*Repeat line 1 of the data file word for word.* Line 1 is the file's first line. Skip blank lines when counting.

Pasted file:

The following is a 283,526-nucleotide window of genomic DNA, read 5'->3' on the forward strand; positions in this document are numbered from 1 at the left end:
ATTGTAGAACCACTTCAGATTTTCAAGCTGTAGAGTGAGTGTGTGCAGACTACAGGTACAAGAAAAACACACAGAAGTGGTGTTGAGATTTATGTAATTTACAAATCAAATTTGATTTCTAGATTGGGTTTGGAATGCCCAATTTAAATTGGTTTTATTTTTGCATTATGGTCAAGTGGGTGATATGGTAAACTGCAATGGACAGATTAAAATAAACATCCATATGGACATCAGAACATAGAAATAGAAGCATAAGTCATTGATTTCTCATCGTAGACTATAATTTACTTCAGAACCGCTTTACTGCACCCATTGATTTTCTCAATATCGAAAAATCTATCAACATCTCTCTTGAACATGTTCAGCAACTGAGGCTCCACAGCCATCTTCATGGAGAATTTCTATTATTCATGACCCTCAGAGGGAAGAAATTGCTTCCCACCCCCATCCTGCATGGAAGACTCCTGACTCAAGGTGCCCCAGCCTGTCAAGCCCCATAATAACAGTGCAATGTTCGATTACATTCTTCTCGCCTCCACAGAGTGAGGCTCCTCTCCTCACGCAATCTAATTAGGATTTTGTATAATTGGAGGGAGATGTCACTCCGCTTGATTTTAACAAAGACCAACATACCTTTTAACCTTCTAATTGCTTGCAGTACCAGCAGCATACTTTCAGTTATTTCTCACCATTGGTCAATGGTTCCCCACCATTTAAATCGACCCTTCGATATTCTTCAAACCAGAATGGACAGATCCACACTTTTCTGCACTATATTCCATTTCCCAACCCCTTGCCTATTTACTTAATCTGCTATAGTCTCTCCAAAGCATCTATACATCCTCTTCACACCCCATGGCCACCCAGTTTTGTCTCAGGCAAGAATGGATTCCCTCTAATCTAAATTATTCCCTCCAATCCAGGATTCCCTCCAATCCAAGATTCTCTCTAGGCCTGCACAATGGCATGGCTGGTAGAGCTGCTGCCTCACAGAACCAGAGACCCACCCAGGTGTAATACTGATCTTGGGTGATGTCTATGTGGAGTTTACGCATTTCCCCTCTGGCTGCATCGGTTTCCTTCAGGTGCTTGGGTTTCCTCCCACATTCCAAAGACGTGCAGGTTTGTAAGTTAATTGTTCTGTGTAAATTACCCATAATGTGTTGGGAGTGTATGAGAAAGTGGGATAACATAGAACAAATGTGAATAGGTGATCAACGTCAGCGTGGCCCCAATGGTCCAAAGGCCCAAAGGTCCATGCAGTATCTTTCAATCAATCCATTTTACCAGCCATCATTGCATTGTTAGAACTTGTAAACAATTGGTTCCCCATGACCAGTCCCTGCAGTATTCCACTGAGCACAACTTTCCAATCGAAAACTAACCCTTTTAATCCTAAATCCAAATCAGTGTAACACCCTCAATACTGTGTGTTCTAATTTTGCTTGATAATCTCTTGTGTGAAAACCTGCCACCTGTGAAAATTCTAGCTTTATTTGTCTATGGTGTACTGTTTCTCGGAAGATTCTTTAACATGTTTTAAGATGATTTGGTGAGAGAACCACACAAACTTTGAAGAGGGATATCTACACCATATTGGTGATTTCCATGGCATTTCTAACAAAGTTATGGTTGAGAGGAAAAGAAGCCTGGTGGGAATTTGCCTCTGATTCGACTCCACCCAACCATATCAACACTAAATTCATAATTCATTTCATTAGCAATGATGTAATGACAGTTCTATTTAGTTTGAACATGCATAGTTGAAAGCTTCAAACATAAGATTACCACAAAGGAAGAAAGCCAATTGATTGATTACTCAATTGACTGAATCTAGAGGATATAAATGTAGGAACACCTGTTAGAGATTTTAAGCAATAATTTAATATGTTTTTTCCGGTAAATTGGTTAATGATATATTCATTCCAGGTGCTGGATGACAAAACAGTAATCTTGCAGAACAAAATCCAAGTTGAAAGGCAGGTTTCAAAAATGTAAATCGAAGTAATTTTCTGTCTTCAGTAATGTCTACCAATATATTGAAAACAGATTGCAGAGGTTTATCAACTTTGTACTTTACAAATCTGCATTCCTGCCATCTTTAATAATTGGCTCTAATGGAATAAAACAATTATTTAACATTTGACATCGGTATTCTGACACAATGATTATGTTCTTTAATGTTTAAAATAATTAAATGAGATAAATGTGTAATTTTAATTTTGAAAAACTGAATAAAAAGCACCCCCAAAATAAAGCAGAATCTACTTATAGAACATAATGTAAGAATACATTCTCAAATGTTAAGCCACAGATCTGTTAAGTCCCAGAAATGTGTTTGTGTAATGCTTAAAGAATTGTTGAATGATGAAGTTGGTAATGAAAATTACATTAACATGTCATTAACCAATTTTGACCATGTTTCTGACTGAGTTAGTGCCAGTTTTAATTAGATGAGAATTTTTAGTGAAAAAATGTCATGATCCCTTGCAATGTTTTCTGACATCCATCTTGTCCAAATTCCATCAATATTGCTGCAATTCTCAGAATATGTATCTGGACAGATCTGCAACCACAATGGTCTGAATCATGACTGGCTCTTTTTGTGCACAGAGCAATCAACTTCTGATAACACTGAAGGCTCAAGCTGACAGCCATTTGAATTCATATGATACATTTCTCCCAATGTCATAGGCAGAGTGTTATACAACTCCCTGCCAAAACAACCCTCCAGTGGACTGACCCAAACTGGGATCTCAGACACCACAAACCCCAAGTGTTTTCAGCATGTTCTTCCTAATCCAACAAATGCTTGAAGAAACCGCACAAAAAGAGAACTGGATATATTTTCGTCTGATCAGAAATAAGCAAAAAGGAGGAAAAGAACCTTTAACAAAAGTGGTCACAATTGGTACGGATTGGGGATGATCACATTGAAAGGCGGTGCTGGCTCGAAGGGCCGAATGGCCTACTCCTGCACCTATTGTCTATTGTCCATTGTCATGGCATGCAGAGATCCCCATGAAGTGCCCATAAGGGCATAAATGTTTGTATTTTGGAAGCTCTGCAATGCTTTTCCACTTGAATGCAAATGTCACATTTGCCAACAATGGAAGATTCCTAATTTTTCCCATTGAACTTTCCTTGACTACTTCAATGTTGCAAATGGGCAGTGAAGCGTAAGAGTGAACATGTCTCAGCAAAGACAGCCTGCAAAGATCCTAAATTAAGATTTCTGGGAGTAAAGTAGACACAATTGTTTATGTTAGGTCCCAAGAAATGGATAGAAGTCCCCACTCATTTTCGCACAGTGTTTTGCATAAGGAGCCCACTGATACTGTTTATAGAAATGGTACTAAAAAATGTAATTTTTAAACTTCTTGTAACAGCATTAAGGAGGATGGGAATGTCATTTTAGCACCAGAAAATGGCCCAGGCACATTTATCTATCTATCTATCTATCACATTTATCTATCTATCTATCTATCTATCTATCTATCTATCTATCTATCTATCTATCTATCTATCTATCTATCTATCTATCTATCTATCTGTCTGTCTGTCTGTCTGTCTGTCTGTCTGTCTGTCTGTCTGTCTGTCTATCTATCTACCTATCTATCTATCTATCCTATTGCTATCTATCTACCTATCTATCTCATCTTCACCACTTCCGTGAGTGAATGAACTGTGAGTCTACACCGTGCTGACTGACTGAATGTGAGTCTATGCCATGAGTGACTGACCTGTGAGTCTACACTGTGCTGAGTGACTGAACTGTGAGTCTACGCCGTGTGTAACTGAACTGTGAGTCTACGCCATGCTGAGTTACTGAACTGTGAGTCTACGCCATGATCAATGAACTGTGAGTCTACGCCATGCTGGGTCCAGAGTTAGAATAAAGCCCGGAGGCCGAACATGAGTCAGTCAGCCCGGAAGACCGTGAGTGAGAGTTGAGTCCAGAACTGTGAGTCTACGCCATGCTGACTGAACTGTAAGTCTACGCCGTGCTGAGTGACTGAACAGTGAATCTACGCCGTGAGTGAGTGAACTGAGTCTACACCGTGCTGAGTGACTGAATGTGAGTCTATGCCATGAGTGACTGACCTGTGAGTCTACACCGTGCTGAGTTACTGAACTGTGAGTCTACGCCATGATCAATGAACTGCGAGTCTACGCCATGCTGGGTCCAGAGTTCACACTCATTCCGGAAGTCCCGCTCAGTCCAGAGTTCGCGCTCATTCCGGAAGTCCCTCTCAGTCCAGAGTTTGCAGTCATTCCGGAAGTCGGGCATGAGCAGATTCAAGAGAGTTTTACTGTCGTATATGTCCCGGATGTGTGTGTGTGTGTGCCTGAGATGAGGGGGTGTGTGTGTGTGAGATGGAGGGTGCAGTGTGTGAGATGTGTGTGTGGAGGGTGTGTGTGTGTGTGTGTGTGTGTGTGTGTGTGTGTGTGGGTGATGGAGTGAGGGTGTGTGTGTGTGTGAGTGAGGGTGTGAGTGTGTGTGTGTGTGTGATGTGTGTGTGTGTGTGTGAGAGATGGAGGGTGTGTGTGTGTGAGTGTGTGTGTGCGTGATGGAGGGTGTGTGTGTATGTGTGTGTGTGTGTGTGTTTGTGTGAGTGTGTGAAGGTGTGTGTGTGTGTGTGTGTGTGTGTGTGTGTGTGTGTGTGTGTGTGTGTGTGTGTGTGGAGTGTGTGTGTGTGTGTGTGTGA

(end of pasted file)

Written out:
The following is a 283,526-nucleotide window of genomic DNA, read 5'->3' on the forward strand; positions in this document are numbered from 1 at the left end: